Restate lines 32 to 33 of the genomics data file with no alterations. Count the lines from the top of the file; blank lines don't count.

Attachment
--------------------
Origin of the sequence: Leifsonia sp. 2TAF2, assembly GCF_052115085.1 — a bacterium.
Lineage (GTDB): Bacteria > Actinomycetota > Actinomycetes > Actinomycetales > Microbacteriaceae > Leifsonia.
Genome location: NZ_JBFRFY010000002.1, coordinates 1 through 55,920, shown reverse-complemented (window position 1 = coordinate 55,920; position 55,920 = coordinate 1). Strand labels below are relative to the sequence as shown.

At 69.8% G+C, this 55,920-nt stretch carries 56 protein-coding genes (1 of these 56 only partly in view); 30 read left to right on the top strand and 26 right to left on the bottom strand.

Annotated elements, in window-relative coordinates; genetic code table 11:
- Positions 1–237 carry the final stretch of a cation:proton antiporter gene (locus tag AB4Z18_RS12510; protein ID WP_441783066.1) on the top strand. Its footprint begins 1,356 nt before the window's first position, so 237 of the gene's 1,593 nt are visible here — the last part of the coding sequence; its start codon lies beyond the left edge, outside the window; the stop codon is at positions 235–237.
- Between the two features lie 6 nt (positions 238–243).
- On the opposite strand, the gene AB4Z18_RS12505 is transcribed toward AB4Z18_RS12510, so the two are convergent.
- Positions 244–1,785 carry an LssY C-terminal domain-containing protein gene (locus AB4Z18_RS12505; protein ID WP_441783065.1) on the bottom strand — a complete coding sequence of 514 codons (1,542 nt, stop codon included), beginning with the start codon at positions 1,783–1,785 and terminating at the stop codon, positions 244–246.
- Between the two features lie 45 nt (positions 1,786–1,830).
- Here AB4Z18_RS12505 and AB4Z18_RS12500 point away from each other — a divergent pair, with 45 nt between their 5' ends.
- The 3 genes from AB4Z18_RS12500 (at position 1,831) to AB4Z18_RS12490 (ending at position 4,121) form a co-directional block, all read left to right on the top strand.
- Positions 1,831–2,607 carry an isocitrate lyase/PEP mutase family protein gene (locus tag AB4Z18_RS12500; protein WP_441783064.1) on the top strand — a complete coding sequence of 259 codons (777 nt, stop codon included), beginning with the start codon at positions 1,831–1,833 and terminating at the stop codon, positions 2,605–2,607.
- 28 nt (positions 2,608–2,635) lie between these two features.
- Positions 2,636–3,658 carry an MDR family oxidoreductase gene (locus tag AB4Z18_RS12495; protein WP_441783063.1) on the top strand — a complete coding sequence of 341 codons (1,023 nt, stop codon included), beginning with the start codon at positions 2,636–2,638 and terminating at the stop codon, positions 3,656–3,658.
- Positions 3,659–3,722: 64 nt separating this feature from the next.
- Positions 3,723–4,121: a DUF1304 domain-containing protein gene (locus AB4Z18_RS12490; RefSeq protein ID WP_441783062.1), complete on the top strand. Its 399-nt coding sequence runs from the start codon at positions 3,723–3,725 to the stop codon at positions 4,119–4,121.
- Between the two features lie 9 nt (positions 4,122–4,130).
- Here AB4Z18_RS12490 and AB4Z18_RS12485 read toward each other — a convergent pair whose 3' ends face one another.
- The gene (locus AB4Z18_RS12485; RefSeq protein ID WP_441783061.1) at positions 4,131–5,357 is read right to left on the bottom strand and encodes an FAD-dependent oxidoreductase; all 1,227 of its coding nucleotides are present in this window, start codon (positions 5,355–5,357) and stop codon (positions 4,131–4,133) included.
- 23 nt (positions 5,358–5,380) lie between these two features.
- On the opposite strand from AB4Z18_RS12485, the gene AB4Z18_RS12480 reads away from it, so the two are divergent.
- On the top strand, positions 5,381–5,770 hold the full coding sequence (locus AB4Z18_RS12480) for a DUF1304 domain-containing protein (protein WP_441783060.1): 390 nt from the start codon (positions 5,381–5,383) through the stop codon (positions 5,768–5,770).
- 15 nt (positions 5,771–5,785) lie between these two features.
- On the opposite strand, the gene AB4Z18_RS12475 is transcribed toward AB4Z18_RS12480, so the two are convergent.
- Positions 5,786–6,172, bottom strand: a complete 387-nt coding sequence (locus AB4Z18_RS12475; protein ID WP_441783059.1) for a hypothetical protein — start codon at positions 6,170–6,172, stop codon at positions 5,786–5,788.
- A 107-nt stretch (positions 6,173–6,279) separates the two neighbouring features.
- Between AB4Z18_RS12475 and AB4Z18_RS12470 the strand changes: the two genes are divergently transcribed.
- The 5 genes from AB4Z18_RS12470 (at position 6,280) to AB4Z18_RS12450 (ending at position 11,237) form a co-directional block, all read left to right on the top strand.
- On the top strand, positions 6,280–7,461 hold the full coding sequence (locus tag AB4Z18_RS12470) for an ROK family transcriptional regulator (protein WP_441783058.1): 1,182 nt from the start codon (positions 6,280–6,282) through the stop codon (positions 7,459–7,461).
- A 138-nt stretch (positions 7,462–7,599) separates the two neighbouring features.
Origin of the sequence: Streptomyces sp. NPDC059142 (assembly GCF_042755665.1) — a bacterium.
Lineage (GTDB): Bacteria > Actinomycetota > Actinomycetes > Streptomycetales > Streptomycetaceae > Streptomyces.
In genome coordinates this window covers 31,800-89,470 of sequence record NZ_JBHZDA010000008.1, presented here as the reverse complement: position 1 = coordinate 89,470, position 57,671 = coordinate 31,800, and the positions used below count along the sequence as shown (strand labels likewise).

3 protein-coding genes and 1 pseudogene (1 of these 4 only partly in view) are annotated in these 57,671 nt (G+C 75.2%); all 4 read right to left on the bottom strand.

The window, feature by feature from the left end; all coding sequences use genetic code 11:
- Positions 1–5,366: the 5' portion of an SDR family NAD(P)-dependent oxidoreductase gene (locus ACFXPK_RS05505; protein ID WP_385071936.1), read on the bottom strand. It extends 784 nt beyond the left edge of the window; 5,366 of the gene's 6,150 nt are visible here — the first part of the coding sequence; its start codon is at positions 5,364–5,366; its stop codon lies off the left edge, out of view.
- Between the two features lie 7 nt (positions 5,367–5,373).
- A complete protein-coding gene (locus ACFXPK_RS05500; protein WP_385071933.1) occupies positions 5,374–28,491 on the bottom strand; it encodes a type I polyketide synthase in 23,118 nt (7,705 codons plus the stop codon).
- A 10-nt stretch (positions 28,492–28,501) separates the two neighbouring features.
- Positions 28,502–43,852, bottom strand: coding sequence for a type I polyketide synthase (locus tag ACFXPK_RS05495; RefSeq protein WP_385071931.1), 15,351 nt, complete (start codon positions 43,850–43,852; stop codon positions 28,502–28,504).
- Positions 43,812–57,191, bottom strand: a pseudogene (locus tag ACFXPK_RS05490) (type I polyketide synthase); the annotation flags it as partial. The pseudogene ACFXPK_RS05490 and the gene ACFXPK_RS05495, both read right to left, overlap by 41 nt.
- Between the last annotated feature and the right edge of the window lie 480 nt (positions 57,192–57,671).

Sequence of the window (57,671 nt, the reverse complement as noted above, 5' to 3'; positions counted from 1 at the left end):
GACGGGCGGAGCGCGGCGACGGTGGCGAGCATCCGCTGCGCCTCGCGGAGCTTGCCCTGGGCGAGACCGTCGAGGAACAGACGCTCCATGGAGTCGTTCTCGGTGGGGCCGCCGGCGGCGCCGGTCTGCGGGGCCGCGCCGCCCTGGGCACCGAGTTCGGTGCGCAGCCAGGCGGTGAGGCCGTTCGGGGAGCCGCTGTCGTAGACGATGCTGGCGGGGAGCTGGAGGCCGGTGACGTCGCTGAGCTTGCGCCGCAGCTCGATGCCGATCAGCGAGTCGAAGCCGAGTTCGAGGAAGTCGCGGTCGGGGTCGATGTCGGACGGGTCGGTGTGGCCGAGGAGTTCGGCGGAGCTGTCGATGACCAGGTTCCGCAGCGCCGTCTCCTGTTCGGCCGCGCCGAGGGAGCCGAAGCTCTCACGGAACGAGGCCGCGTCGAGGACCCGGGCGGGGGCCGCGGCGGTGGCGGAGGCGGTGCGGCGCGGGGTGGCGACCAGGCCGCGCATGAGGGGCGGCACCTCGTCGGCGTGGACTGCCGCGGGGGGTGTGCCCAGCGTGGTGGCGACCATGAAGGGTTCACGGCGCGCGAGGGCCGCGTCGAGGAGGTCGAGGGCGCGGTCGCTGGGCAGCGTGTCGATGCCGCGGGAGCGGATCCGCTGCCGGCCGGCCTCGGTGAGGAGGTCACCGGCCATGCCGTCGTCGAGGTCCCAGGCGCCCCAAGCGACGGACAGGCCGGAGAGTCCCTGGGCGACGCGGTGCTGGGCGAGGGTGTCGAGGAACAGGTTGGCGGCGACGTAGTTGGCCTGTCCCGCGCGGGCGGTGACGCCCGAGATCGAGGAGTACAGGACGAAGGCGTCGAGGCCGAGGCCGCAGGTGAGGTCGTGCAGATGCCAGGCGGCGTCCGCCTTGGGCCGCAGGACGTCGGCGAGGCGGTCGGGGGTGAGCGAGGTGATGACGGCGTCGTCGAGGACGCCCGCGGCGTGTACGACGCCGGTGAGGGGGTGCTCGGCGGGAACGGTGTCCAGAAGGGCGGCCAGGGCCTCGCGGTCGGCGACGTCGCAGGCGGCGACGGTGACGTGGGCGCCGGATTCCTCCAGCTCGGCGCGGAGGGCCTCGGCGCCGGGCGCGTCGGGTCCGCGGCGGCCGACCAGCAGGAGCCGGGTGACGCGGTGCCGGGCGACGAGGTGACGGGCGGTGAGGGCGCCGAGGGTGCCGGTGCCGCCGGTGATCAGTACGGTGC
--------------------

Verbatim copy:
Origin of the sequence: Streptomyces sp. NPDC059142 (assembly GCF_042755665.1) — a bacterium.
Lineage (GTDB): Bacteria > Actinomycetota > Actinomycetes > Streptomycetales > Streptomycetaceae > Streptomyces.